* Cleanzine_logo_3a.jpgCleanzine: your weekly cleaning and hygiene industry newsletter 19th April 2018 Issue no. 818

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Chemical Harmonisation: What JanSan professionals must know

* Stephen-Ashkin.jpgThe Globally Harmonised System of Classification & Labelling of Chemicals - part of a United Nations programme - is soon going to impact on the professional cleaning industry throughout the United States.

The US Occupational Safety & Health Administration is in the process of modifying the Hazard Communication Standard to ensure that information and labels on chemicals manufactured and used in the US are 'harmonised' with those manufactured in most other parts of the industrialised world (www.osha.gov).

Stephen Ashkin, President of The Ashkin Group, believes the changes will be beneficial.

"The changes are to make chemical labelling more consistent both in the US and around the world to help protect the health & safety of all users," he says.

"OSHA says the new standards will impact more than 40 million workers in more than five million US workplaces. They are also estimated to prevent over 500 chemical related injuries and more than 40 fatalities each year, and save businesses nearly $500 million annually."

Stephen says that some of the major changes cleaning professionals should be aware of include:

* Hazard classification: Chemical manufacturers and importers are required to determine if their products are hazardous and, if so, classify the hazards consistent with the new global hazard classification system.

* Labels: Chemical manufacturers and importers must provide a label that includes a signal word, pictogram, hazard statement and precautionary statement for each hazard class and category. The pictograms will be especially helpful for non-technical people such as administrators, teachers, office and healthcare workers as well as cleaning workers who speak English as a second language. A pictogram consists of a symbol on a white background framed within a red, square-on-point border, designed to communicate a distinct hazard graphically.

* Safety Data Sheet (SDS): Material Safety Data Sheets are being replaced by the SDS, which requires 16 specific sections listed in set order for all products. This change will significantly improve training, as well as benefit purchasers who use this information when comparing products.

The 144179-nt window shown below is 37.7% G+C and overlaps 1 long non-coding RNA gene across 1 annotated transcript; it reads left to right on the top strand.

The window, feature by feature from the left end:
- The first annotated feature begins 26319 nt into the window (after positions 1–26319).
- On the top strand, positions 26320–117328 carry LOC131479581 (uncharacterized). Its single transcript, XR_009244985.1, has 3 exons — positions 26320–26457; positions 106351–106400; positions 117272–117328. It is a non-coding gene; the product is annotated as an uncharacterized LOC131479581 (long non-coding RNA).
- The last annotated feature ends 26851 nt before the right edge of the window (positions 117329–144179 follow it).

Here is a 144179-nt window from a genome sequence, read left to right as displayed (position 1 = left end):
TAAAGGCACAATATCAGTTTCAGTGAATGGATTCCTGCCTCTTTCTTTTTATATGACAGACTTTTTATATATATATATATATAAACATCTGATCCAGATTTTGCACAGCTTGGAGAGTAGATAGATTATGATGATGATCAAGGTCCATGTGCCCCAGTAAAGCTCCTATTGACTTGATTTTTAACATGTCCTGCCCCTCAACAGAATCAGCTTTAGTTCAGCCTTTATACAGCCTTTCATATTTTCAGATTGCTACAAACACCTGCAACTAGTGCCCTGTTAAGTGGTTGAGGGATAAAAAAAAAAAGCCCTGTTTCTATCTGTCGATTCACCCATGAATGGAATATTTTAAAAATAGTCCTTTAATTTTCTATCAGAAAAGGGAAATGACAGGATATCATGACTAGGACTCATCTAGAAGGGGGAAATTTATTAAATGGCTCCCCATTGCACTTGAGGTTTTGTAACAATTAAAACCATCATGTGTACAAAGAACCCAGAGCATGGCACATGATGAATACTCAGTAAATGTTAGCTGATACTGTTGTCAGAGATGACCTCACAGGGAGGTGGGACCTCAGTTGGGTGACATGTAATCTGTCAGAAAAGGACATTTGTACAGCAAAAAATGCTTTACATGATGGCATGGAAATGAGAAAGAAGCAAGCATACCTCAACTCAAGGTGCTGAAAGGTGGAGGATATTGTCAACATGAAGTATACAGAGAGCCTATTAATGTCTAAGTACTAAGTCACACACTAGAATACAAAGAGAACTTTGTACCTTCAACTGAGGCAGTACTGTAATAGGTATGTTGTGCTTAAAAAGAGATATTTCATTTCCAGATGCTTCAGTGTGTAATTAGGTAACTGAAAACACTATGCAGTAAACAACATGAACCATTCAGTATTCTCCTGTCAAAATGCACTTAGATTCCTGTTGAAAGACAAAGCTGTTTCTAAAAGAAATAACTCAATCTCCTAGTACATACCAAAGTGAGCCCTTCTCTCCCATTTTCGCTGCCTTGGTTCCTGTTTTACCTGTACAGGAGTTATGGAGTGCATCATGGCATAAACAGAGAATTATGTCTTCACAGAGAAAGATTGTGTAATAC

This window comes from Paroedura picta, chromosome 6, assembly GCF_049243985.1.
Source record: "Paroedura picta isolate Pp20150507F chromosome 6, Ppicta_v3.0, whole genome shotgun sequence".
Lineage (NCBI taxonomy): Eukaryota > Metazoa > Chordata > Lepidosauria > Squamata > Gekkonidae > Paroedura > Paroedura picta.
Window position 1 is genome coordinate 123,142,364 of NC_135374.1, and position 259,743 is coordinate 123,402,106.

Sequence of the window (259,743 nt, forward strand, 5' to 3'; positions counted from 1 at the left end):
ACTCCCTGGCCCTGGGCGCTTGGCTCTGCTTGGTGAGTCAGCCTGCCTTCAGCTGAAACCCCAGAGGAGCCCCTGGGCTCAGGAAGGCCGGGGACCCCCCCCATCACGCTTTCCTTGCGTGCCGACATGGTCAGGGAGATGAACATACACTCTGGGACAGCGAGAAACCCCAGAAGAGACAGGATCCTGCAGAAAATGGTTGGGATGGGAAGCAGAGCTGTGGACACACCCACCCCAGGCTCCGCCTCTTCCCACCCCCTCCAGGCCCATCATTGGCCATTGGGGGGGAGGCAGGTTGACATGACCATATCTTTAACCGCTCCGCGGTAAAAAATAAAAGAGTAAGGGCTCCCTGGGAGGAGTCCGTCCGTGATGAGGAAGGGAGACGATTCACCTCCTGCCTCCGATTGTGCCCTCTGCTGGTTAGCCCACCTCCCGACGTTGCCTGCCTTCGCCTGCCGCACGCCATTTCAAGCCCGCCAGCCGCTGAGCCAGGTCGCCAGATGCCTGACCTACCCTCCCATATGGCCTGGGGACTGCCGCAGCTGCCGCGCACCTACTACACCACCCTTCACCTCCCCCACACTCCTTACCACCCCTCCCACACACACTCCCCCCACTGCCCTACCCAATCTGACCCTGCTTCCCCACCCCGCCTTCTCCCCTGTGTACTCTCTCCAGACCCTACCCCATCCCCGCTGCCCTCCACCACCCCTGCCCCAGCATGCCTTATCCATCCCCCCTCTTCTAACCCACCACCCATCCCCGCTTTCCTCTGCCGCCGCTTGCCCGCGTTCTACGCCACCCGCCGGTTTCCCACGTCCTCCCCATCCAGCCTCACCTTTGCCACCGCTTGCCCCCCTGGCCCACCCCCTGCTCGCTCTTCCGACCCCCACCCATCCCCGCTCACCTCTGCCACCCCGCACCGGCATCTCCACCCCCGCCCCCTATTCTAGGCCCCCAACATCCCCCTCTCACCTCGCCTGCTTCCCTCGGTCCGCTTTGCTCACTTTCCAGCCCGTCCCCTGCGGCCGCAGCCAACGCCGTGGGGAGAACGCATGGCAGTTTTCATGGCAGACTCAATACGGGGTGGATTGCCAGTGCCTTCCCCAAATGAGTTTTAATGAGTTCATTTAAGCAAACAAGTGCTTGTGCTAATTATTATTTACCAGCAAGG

* Information and training: The new standard requires workers, including cleaning workers, to be trained by 1st December, 2013 on new label elements and SDS format. While the training deadline is quickly approaching, janitorial supply distributors will be able to sell their current inventory until 1st December, 2015, providing ample time to effectively manage their inventory.

"While some changes have already been implemented, others will be phased in over the next two years," says Stephen Ashkin. "This may cause some disruption, but we must remember the ultimate goal: protecting you, the cleaning professional, as well as everyone else who has exposure to cleaning chemicals."

Stephen Ashkin is president of The Ashkin Group, a consulting firm specialising in greening the cleaning industry, and CEO of Sustainability Dashboard Tools, which offers a cloud-based dashboard that allows organisations to measure, report and improve their sustainability efforts. He is also co-author of both The Business of Green Cleaning and Green Cleaning for Dummies.

T: (812) 332-7950
W: www.AshkinGroup.com

14th November 2013

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